By Huggy

I was introduced to Trollhunters by a friend of mine who has a terrible habit of overselling shows that he likes and really wants other people to watch just so he has someone to talk with them about. Naturally this put me in a less than receptive mood when I first started watching as most people would be when they’ve had their arm twisted in such a manner. So now that I’m doing an article about this show, you can probably guess how my opinion of the show changed from that first viewing. Now I shall attempt to entice you into watching – and hopefully not take it to far as my friend did – so join me as I get Animated About… Trollhunters.

At a glance the trailer that plays on Netflix is rather unimpressive and serves only to reinforce my first impression that this was going to be yet another crappy made for television 3D animated kids show with all the usual failing and general rubbishness when it came to production values, plot and storytelling (the places these sorts of shows normally fail). Once I actually started the first episode however, the majority of these doubts were blown away almost instantly.

Let’s start with the look of the show, a very important first element especially with animated shows. There was a little thing I missed on the poster that is a very big factor in how good this show looks and feel, the name ‘Dreamworks’. Trollhunters began life planned as a live action television series, but once that was put aside due to the prohibitive cost of such a venture it was turned into a book. Dreamworks picked up the production rights and initially wanted to adapt it into a full length animated movie before eventually deciding on a TV series instead (kind of came full circle there huh?). And boy did they make a bang up job of it! Twenty six episodes were produced for the first series and they are all of the quality we have come to expect from a Dreamworks feature production. If you want a good example of the animation quality think of how good How to Train Your Dragon looked and apply that level of skill to this show. The standard walking and talking scenes are just beautiful to look and and once a fight scene breaks out (as they often do in this show) the animation takes another step up into the fantastic region.

Now for the storytelling. Something else of importance I missed with my first cursory glance at this show was the name of the creator. The initial idea and the the book that came of it which was adapted into the show all came from the mind of legendary film maker Guillermo del Toro. If the name doesn’t ring a bell maybe you’ll be familiar with some of his work; in film we have titles such as Mimic, Hellboy 1 & 2, Pan’s Labyrinth and possibly his biggest box-office success Pacific Rim. He has also recently begun collaborations in the video game field too with P.T. and its cancelled sequel Silent Hills being his currently published work and Death Stranding, the new game by Hideo Kojima, the next one in production.

With story and look covered what is the plot of Trollhunters? We visit the fictional American small town of Arcadia where our protagonist James “Jim” Lake Jr lives with his mother. Jim is in high school in Arcadia and half of the plot of the show revolves around him trying to maintain his school career and friends and (possibly) love life. The other half of the show takes place in the town underneath Arcadia, Heartstone Trollmarket. It is here Jim is introduced to the hidden world of the Trolls when he finds an ancient amulet that grants him the power of The Trollhunter. This mantle comes with the responsibility of protecting the Troll race from dangers such as gnomes, goblins and other such mythical creatures but the main purpose of the Trollhunter is to protect against evil Trolls, called Gumm-Gumms. Jim is the first ever human Trollhunter and as such faces some heavy bigotry from the Trolls he is meant to protect, however despite their hatred and the very real threats to his life Jim is unable to give up the mantle as once the amulet has chosen a champion it is his until death and cannot be cast aside.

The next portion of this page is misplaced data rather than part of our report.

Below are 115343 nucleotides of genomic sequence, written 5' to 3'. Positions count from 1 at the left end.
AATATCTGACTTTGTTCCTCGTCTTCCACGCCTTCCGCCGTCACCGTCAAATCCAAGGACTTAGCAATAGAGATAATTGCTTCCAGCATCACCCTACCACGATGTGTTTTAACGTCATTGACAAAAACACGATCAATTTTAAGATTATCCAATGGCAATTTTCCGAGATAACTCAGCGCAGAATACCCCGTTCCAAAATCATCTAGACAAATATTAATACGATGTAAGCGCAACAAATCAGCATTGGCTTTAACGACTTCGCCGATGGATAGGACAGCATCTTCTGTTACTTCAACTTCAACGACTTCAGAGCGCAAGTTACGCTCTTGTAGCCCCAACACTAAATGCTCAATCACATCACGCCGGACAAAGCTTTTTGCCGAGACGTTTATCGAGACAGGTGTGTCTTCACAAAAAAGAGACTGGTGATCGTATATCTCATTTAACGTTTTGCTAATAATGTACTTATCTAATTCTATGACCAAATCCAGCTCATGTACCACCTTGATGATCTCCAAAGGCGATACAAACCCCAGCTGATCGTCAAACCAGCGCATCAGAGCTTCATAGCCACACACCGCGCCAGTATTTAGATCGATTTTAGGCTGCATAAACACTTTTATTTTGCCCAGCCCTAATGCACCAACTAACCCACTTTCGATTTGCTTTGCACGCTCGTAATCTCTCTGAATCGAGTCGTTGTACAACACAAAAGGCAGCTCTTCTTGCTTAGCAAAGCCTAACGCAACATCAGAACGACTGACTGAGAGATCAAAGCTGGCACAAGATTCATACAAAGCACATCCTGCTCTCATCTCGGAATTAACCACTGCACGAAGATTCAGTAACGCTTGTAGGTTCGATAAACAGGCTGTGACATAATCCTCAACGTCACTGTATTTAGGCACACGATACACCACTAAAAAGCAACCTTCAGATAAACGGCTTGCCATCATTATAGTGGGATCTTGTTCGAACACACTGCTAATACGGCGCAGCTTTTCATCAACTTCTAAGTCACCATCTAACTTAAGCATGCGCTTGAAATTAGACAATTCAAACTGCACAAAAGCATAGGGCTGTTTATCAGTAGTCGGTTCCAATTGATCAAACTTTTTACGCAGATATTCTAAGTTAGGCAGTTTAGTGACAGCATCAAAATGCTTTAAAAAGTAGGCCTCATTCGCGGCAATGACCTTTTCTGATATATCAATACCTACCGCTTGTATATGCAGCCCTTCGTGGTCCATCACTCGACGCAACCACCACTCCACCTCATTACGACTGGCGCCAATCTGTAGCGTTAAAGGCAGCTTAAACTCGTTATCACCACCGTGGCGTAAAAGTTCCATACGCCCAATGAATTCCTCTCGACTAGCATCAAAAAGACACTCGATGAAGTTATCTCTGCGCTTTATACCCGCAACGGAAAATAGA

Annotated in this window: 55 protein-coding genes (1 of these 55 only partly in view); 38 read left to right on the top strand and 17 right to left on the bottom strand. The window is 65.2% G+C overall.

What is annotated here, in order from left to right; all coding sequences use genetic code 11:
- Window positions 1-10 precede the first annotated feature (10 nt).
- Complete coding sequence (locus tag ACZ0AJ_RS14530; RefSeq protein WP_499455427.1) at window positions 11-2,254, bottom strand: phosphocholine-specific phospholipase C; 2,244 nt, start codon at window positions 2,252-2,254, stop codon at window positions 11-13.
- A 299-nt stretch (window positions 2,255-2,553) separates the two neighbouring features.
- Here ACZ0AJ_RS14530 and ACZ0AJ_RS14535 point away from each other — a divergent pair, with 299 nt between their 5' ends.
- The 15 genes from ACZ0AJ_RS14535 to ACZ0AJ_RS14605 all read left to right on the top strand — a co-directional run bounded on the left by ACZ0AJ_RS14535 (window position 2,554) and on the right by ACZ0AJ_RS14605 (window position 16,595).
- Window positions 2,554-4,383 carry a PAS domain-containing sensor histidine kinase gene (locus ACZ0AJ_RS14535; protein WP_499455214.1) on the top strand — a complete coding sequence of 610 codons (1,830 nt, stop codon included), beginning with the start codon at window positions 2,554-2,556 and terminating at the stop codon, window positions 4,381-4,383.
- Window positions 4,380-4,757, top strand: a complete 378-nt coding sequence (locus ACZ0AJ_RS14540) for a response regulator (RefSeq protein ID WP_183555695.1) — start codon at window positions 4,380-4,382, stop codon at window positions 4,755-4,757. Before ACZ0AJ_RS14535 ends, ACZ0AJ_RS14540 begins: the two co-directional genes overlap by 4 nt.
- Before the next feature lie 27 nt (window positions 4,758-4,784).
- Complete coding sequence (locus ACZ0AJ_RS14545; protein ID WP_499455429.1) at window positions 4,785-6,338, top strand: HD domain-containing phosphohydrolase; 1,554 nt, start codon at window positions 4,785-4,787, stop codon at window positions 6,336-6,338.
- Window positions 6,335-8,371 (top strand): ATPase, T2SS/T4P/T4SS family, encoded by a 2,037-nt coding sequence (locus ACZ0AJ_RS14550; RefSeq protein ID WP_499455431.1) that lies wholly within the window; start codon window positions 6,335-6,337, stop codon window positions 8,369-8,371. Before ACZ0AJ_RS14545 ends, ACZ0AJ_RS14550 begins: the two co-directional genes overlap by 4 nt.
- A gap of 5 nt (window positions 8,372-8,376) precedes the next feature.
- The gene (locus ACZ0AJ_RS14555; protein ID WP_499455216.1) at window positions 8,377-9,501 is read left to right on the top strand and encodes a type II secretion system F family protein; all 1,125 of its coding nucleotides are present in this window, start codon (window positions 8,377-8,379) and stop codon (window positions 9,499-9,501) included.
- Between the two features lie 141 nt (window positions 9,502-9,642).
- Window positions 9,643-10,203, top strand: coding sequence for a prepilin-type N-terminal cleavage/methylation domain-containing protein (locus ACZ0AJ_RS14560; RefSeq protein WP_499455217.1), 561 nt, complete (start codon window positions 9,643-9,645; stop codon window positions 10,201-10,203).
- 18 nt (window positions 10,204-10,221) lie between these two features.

Someone asked me if this show is aimed at children or adults and now having watched it I honestly can’t tell. The majority of the problems Jim faces in his school life are admittedly very childhood related problems and will obviously identify with a younger audience but the themes the show deals with on an almost episode to episode basis are honestly quite dark. Death and dismemberment are covered several times, child endangerment and long term kidnapping, broken homes and the loss of parents and loved ones are things some shows would maybe use as plot hooks for a single episode and then wrap up and put away. Instead, Trollhunters use them as long term story arcs.

A final word should really be spared for the cast that bring these characters to life. The big names associated with the show have clearly brought some top level actors on board; Kelsey Grammer, Ron Perlman and Steven Yeun all play long-term characters in the show and Tom Hiddleston provides a guest voice in an episode before being replaced by James Purefoy. Sadly however the voice of Jim was given to Anton Yelchin, most notably known for playing Pavel Chekov in the reboot Star Trek movies, who tragically died shortly after recording the majority of his dialogue and as such this show stands as one of the last pieces of his work.

With such a talented combination of creator, studio and talent, it’s honestly little surprise that the show is as good as it is. Dreamworks cartoon-style animations coupled with Del Toro’s almost obsession level love of fairy tale myths and legends come together perfectly to bring the world of Trollhunters to life and provides it with an almost otherworldly sense of realism through its aesthetic. Take the time to watch Trollhunters and I promise you won’t regret it.